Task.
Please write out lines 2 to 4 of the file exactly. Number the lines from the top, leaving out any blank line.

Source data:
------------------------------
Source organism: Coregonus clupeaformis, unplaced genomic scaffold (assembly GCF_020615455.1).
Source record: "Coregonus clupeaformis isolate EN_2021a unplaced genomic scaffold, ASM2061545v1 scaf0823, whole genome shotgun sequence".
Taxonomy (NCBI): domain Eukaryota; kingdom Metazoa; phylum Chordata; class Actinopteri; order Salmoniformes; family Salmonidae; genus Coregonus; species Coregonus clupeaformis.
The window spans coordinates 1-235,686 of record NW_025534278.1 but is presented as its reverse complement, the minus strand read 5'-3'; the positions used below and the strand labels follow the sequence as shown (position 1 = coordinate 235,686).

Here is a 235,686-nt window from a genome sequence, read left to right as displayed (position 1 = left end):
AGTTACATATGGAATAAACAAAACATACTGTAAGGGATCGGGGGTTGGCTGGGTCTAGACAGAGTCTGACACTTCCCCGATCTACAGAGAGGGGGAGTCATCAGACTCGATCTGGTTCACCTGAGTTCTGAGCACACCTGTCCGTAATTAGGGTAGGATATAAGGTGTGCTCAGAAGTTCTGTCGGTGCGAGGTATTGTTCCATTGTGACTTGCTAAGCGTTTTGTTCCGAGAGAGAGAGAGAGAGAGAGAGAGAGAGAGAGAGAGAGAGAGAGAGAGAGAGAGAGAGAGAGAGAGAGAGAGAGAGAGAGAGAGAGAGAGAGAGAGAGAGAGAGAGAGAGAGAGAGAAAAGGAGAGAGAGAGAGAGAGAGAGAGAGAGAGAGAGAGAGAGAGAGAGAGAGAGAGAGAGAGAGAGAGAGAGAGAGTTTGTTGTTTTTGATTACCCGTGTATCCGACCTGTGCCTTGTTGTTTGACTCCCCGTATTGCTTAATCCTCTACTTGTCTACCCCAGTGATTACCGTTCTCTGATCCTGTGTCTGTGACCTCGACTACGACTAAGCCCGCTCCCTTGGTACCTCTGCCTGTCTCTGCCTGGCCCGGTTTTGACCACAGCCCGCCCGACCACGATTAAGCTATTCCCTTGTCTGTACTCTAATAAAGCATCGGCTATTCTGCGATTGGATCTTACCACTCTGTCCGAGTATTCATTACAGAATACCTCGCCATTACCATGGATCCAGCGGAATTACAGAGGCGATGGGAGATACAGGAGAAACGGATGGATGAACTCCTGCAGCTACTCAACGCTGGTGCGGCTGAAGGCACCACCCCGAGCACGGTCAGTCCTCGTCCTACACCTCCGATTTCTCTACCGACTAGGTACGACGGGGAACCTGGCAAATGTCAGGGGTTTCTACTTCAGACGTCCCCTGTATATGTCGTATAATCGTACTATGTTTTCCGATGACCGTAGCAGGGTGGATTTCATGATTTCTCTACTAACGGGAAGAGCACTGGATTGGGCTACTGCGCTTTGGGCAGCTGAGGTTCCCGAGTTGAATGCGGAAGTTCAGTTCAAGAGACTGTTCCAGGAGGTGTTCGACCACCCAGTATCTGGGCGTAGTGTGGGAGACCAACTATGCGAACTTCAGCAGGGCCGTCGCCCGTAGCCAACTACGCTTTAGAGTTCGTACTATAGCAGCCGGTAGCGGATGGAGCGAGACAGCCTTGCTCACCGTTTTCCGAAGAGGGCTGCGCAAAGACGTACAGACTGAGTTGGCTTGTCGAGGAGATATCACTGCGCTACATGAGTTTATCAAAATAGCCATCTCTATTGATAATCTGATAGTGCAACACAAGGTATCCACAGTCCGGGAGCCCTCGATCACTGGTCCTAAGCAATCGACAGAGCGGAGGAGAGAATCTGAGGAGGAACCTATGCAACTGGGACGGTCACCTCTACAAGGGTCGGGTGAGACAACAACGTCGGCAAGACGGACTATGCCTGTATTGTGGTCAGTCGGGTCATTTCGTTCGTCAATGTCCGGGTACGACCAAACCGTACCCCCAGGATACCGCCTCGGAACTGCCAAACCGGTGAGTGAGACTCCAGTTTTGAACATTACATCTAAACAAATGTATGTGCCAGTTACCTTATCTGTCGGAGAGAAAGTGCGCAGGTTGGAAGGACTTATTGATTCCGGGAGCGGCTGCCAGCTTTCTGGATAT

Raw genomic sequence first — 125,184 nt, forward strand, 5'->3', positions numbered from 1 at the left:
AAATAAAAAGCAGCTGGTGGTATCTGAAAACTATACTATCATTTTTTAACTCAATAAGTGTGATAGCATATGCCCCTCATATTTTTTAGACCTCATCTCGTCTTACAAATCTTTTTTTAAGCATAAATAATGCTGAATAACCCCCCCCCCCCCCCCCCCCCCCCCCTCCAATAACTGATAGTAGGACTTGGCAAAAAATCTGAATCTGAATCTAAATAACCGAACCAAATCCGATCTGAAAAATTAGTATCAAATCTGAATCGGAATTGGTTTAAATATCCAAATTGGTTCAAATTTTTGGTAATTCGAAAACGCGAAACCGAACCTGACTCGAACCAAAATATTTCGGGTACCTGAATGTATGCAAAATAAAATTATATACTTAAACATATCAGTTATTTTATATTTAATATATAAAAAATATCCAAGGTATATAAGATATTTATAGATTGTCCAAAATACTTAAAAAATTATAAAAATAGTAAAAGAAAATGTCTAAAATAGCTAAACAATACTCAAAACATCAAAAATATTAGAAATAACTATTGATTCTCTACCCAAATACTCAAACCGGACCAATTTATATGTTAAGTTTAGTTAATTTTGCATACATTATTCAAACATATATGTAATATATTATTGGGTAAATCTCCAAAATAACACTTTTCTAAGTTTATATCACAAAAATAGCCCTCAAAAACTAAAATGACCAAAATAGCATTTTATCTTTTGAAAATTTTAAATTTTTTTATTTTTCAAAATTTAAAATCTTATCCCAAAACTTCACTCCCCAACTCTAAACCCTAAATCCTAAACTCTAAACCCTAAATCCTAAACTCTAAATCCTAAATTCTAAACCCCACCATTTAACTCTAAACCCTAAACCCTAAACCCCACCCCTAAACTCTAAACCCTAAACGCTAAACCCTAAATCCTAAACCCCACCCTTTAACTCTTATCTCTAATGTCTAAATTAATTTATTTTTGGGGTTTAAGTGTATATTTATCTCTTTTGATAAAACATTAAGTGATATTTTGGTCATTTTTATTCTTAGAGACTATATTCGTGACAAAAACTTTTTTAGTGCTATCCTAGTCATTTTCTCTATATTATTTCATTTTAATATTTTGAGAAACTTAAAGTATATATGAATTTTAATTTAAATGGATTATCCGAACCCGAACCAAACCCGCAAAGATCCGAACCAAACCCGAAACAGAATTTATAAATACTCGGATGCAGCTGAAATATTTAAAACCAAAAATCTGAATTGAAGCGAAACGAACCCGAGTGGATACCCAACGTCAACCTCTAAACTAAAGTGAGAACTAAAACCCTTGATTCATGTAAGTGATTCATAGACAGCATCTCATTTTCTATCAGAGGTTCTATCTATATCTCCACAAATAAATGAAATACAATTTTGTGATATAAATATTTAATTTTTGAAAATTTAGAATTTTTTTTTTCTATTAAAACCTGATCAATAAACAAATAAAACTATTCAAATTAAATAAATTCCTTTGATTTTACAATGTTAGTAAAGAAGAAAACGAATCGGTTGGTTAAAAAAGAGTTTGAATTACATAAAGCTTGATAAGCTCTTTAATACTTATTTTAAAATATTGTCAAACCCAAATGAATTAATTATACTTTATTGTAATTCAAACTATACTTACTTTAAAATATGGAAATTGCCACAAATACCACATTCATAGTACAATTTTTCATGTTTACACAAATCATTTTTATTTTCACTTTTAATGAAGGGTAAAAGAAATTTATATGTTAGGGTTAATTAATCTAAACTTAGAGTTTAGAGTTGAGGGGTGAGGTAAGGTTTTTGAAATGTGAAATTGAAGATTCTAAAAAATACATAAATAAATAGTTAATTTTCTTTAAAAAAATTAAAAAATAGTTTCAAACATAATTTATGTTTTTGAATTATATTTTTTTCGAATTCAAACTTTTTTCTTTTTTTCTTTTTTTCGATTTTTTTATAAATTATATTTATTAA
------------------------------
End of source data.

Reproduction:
Source record: "Coregonus clupeaformis isolate EN_2021a unplaced genomic scaffold, ASM2061545v1 scaf0823, whole genome shotgun sequence".
Taxonomy (NCBI): domain Eukaryota; kingdom Metazoa; phylum Chordata; class Actinopteri; order Salmoniformes; family Salmonidae; genus Coregonus; species Coregonus clupeaformis.
The window spans coordinates 1-235,686 of record NW_025534278.1 but is presented as its reverse complement, the minus strand read 5'-3'; the positions used below and the strand labels follow the sequence as shown (position 1 = coordinate 235,686).